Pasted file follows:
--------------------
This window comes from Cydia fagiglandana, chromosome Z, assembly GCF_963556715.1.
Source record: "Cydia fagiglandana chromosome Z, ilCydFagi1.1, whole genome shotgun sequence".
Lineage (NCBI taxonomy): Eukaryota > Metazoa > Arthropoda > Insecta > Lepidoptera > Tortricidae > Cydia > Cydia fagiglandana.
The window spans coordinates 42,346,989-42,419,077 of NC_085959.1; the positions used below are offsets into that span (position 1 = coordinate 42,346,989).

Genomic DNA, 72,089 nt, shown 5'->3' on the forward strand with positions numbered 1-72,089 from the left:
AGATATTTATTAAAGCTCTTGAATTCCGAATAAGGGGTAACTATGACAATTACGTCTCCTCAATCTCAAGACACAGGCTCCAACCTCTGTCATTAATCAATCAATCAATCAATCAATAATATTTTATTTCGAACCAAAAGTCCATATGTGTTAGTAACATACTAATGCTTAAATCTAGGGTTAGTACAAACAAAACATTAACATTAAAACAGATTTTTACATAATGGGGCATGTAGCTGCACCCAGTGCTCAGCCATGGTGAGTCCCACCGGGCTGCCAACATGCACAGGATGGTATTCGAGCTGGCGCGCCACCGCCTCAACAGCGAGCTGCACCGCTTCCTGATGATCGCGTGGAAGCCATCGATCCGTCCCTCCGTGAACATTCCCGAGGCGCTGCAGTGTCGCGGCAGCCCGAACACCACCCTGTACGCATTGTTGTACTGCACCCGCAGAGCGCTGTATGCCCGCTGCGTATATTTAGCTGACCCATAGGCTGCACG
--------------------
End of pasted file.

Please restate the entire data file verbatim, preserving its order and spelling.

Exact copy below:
This window comes from Cydia fagiglandana, chromosome Z, assembly GCF_963556715.1.
Source record: "Cydia fagiglandana chromosome Z, ilCydFagi1.1, whole genome shotgun sequence".
Lineage (NCBI taxonomy): Eukaryota > Metazoa > Arthropoda > Insecta > Lepidoptera > Tortricidae > Cydia > Cydia fagiglandana.
The window spans coordinates 42,346,989-42,419,077 of NC_085959.1; the positions used below are offsets into that span (position 1 = coordinate 42,346,989).

Genomic DNA, 72,089 nt, shown 5'->3' on the forward strand with positions numbered 1-72,089 from the left:
AGATATTTATTAAAGCTCTTGAATTCCGAATAAGGGGTAACTATGACAATTACGTCTCCTCAATCTCAAGACACAGGCTCCAACCTCTGTCATTAATCAATCAATCAATCAATCAATAATATTTTATTTCGAACCAAAAGTCCATATGTGTTAGTAACATACTAATGCTTAAATCTAGGGTTAGTACAAACAAAACATTAACATTAAAACAGATTTTTACATAATGGGGCATGTAGCTGCACCCAGTGCTCAGCCATGGTGAGTCCCACCGGGCTGCCAACATGCACAGGATGGTATTCGAGCTGGCGCGCCACCGCCTCAACAGCGAGCTGCACCGCTTCCTGATGATCGCGTGGAAGCCATCGATCCGTCCCTCCGTGAACATTCCCGAGGCGCTGCAGTGTCGCGGCAGCCCGAACACCACCCTGTACGCATTGTTGTACTGCACCCGCAGAGCGCTGTATGCCCGCTGCGTATATTTAGCTGACCCATAGGCTGCACG